U.S. Secretary of State John Kerry has opened the door for Iran's participation in peace talks to end Syria's civil war.
The U.S. has long been opposed to an Iranian role in the so-called Geneva II talks later this month, but Kerry's comments in Jerusalem on Sunday may be the first sign that opposition is softening.
The secretary of state noted that Iran couldn't be a "ministerial partner" in the talks if it didn't accept that the goal of the conference would be to set up a transitional structure to rule Syria if President Bashar Assad agrees to give up power. But, he added:
"Now, could they contribute from the sidelines? Are there ways for them conceivably to weigh in? Can their mission that is already in Geneva be there in order to help the process? It may be that there are ways that that could happen. But that has to be determined by the [U.N.] secretary general and it has to be determined by Iranian intentions themselves."
Iran is a key ally of Syrian President Bashar Assad, whose forces are battling a range of rebel groups, some of them backed by the West. Russia supports Iranian participation in the talks, as does Lakhdar Brahimi, the U.N. special envoy.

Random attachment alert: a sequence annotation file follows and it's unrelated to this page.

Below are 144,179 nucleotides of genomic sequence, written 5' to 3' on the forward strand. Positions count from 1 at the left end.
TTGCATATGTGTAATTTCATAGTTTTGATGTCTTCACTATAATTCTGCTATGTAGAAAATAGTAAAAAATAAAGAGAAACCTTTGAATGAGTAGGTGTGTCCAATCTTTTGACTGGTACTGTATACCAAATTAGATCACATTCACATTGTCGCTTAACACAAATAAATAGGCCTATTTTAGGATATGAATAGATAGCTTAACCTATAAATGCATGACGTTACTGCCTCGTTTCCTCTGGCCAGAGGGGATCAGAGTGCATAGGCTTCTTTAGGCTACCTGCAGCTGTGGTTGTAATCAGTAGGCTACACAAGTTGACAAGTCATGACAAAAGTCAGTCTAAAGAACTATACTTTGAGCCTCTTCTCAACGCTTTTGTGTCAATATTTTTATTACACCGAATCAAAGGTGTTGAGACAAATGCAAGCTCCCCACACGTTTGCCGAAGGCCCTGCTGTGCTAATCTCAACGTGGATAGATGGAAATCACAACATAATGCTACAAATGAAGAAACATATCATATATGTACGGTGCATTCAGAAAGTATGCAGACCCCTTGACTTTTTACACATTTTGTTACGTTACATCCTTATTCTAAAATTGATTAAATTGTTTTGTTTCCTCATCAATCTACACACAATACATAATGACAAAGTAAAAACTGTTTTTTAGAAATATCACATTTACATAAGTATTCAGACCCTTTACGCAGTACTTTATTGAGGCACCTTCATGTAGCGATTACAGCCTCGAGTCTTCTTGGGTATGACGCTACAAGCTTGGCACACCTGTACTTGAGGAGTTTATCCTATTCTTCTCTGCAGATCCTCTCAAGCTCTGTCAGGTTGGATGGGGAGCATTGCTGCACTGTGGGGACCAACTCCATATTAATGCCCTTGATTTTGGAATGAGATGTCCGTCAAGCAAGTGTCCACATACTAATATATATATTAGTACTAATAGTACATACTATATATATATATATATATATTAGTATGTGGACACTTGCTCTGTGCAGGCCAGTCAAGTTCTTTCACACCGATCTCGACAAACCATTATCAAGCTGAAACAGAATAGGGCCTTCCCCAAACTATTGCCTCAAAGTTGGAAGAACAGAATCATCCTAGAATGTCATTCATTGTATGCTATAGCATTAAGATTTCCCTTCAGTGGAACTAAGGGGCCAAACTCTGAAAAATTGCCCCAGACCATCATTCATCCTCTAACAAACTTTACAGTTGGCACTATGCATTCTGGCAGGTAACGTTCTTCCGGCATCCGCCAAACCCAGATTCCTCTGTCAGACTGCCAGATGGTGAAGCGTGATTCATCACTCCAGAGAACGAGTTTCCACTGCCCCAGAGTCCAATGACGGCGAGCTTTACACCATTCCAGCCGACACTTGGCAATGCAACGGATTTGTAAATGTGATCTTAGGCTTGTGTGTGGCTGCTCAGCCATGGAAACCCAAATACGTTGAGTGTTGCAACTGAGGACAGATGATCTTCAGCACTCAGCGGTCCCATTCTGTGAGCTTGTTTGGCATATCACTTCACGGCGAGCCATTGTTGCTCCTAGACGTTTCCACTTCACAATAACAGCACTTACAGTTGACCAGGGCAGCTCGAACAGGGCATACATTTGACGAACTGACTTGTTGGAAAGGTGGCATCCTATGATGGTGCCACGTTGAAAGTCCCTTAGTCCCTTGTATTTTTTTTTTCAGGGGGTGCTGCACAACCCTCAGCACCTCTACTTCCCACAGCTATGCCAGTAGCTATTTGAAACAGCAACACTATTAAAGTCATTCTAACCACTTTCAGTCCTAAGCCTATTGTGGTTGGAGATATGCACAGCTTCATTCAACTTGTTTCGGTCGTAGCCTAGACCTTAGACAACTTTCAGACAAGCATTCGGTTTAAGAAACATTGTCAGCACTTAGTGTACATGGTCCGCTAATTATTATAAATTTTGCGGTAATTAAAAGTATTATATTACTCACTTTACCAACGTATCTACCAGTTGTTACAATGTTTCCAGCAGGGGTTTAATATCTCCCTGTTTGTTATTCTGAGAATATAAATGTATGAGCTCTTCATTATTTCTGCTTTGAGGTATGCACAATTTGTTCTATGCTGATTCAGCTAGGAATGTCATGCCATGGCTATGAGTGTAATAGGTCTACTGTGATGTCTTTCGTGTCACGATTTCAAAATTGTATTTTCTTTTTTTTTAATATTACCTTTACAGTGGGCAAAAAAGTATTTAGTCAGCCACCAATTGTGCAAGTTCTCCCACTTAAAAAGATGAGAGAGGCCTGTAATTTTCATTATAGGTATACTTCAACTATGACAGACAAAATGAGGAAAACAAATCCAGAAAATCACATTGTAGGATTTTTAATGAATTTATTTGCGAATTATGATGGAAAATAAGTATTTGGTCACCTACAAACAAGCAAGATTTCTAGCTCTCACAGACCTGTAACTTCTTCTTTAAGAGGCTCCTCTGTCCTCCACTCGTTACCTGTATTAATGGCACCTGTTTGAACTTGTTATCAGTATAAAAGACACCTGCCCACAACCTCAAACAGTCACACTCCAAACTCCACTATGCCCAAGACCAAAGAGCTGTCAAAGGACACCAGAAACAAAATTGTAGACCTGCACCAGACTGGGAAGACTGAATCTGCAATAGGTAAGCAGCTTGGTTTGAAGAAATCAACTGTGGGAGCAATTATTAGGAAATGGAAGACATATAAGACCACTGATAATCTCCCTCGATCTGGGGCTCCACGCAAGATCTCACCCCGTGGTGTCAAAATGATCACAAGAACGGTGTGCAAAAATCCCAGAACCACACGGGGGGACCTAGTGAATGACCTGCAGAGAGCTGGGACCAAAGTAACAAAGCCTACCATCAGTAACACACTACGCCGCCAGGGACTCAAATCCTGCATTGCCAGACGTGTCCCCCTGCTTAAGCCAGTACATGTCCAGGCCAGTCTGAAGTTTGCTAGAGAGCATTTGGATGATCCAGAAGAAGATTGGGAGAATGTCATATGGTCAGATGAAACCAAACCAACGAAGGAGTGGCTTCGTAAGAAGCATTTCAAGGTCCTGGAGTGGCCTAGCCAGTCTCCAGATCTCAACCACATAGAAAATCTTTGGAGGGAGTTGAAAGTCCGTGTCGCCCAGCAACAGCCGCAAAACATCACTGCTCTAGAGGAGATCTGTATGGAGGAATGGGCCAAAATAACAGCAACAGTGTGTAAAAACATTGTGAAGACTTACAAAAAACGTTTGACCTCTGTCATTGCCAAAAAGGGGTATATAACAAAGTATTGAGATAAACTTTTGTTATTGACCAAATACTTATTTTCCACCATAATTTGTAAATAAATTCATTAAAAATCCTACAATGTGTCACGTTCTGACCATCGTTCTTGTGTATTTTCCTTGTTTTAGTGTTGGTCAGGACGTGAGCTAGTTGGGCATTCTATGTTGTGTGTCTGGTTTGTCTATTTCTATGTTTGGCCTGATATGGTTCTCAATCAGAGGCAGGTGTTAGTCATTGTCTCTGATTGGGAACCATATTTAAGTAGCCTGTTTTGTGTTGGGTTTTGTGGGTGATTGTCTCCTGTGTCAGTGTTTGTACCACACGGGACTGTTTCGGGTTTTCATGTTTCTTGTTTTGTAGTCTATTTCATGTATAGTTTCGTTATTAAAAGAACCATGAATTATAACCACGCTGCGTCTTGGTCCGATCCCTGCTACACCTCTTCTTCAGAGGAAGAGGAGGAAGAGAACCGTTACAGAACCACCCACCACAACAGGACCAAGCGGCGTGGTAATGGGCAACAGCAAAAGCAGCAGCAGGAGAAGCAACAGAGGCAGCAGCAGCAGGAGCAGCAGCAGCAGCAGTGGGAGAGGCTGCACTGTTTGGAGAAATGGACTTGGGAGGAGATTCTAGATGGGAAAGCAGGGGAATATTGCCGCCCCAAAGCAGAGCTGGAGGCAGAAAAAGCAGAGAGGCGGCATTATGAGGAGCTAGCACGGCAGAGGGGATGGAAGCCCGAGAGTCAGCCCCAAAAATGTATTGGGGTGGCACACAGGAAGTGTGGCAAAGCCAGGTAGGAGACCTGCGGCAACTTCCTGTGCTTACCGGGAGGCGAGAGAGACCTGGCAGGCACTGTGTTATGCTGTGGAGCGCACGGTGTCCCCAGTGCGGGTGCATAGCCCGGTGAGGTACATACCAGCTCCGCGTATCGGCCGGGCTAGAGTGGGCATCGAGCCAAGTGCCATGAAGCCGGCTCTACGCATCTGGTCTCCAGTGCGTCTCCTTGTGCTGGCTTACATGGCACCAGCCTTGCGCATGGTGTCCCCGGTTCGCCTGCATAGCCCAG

As NPR's Peter Kenyon tells our Newscast unit, Kerry's comments appear to soften "Washington's long-held position that Iran must accept all aspects of the final statement from the first Geneva talks on Syria, including the formation of a transitional authority."
The Geneva II talks are set to start in the Swiss city on Jan. 22.
Kerry's comments come as fighting continues in Syria — both between government troops and rebels, as well as moderate rebel groups and those allied with al-Qaida. NPR's Deborah Amos tells our Newscast unit that a newly formed rebel group has declared war on al-Qaida-linked fighters. She says:
"The unprecedented battle began on Thursday, when a new rebel coalition called the Army of the Mujahideen, issued a challenge on Facebook: 'Drop your weapons and leave Syria.' According to activists inside Syria, the rebel alliance has driven the al-Qaida group out of two towns in the north and retaken a border crossing on the Turkish frontier in two days of fighting. The al-Qaida militants, known as ISIS, were once welcomed by rebels and civilians alike who saw them as experienced fighters in a battle to topple the Syrian regime. But as ISIS gained territory in the north, their brutal tactics alienated many Syrians."